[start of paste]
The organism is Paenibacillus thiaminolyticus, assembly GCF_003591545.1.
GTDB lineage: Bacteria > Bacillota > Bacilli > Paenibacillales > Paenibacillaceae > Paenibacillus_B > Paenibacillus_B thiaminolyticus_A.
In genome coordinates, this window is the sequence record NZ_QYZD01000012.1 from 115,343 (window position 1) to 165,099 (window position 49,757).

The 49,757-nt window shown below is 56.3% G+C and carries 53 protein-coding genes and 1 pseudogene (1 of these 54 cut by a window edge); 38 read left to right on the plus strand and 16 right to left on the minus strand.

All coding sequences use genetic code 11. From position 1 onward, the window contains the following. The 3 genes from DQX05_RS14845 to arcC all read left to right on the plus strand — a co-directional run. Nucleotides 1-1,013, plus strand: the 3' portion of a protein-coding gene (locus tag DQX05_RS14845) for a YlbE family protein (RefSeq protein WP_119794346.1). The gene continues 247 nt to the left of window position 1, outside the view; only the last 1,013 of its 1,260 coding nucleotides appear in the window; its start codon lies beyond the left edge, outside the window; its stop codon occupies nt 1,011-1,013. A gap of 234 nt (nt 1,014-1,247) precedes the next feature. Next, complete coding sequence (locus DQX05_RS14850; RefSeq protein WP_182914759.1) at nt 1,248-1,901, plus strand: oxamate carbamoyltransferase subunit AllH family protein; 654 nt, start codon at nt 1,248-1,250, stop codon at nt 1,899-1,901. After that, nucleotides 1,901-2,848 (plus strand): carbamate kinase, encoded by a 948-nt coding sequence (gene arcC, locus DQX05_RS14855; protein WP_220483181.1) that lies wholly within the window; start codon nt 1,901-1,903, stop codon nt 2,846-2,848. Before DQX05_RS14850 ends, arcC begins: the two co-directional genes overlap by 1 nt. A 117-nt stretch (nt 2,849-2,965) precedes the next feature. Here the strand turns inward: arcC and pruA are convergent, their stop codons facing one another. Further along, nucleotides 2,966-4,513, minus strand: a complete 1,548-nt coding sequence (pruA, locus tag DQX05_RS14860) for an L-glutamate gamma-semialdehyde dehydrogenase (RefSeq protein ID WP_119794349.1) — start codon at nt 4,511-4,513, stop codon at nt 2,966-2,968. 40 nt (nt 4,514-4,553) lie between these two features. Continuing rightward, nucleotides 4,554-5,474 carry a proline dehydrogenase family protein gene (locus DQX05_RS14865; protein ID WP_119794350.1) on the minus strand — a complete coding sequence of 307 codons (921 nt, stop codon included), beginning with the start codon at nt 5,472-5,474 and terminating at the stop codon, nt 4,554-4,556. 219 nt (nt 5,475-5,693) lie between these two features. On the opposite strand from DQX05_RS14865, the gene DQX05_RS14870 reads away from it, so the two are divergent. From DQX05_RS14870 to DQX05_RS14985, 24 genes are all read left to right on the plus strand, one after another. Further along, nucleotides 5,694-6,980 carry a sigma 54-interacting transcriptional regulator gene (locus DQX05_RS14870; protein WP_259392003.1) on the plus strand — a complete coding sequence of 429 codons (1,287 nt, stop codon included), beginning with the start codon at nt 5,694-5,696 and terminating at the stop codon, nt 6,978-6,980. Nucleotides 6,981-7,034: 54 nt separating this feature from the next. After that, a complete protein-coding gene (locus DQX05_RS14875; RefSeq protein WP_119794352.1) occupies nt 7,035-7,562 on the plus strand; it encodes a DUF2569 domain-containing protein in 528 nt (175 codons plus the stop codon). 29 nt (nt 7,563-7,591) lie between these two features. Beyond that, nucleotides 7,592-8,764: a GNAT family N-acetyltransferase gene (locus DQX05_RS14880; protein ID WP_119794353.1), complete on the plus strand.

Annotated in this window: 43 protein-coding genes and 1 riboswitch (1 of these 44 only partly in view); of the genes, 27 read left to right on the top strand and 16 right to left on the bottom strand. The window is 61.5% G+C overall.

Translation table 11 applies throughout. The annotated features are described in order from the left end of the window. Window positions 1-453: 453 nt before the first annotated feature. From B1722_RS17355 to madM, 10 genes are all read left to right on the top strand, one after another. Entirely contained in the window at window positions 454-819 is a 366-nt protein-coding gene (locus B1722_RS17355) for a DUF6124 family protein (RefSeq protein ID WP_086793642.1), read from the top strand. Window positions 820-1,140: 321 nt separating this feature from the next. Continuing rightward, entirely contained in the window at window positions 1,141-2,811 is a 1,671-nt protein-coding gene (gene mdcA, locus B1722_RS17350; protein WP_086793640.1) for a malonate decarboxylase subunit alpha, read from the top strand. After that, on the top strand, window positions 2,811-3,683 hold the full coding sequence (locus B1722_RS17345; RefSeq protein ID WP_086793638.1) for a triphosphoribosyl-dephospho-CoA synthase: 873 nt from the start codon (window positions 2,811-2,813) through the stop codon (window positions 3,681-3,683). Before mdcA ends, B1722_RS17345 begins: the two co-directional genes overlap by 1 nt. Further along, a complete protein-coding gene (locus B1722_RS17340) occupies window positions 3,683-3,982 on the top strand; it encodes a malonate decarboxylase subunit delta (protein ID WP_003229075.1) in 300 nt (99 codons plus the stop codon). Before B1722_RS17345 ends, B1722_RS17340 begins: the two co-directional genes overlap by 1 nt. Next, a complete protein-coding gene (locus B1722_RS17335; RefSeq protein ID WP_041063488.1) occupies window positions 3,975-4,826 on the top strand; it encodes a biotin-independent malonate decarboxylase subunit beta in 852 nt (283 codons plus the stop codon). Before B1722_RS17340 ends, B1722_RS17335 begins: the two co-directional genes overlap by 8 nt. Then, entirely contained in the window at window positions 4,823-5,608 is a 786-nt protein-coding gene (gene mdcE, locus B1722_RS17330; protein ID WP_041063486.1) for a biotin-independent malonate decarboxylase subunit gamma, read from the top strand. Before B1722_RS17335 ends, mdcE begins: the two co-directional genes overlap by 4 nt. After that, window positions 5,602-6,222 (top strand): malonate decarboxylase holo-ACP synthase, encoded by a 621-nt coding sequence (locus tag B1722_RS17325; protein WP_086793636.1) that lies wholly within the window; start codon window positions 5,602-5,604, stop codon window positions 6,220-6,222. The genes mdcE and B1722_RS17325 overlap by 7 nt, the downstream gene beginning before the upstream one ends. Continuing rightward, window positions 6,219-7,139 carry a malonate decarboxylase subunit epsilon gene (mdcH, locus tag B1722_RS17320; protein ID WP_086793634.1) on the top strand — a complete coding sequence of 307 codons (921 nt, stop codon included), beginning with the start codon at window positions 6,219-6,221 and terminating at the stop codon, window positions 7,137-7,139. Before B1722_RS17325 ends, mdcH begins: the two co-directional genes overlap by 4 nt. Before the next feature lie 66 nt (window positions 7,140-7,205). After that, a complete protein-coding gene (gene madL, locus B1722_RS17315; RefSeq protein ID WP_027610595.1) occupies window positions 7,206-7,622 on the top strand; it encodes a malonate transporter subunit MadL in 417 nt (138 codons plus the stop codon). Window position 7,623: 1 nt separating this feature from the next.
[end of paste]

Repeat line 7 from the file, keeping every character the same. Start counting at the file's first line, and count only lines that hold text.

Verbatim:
Translation table 11 applies throughout. The annotated features are described in order from the left end of the window. Window positions 1-453: 453 nt before the first annotated feature. From B1722_RS17355 to madM, 10 genes are all read left to right on the top strand, one after another. Entirely contained in the window at window positions 454-819 is a 366-nt protein-coding gene (locus B1722_RS17355) for a DUF6124 family protein (RefSeq protein ID WP_086793642.1), read from the top strand. Window positions 820-1,140: 321 nt separating this feature from the next. Continuing rightward, entirely contained in the window at window positions 1,141-2,811 is a 1,671-nt protein-coding gene (gene mdcA, locus B1722_RS17350; protein WP_086793640.1) for a malonate decarboxylase subunit alpha, read from the top strand. After that, on the top strand, window positions 2,811-3,683 hold the full coding sequence (locus B1722_RS17345; RefSeq protein ID WP_086793638.1) for a triphosphoribosyl-dephospho-CoA synthase: 873 nt from the start codon (window positions 2,811-2,813) through the stop codon (window positions 3,681-3,683). Before mdcA ends, B1722_RS17345 begins: the two co-directional genes overlap by 1 nt. Further along, a complete protein-coding gene (locus B1722_RS17340) occupies window positions 3,683-3,982 on the top strand; it encodes a malonate decarboxylase subunit delta (protein ID WP_003229075.1) in 300 nt (99 codons plus the stop codon). Before B1722_RS17345 ends, B1722_RS17340 begins: the two co-directional genes overlap by 1 nt. Next, a complete protein-coding gene (locus B1722_RS17335; RefSeq protein ID WP_041063488.1) occupies window positions 3,975-4,826 on the top strand; it encodes a biotin-independent malonate decarboxylase subunit beta in 852 nt (283 codons plus the stop codon). Before B1722_RS17340 ends, B1722_RS17335 begins: the two co-directional genes overlap by 8 nt. Then, entirely contained in the window at window positions 4,823-5,608 is a 786-nt protein-coding gene (gene mdcE, locus B1722_RS17330; protein ID WP_041063486.1) for a biotin-independent malonate decarboxylase subunit gamma, read from the top strand. Before B1722_RS17335 ends, mdcE begins: the two co-directional genes overlap by 4 nt. After that, window positions 5,602-6,222 (top strand): malonate decarboxylase holo-ACP synthase, encoded by a 621-nt coding sequence (locus tag B1722_RS17325; protein WP_086793636.1) that lies wholly within the window; start codon window positions 5,602-5,604, stop codon window positions 6,220-6,222. The genes mdcE and B1722_RS17325 overlap by 7 nt, the downstream gene beginning before the upstream one ends. Continuing rightward, window positions 6,219-7,139 carry a malonate decarboxylase subunit epsilon gene (mdcH, locus tag B1722_RS17320; protein ID WP_086793634.1) on the top strand — a complete coding sequence of 307 codons (921 nt, stop codon included), beginning with the start codon at window positions 6,219-6,221 and terminating at the stop codon, window positions 7,137-7,139. Before B1722_RS17325 ends, mdcH begins: the two co-directional genes overlap by 4 nt. Before the next feature lie 66 nt (window positions 7,140-7,205). After that, a complete protein-coding gene (gene madL, locus B1722_RS17315; RefSeq protein ID WP_027610595.1) occupies window positions 7,206-7,622 on the top strand; it encodes a malonate transporter subunit MadL in 417 nt (138 codons plus the stop codon). Window position 7,623: 1 nt separating this feature from the next.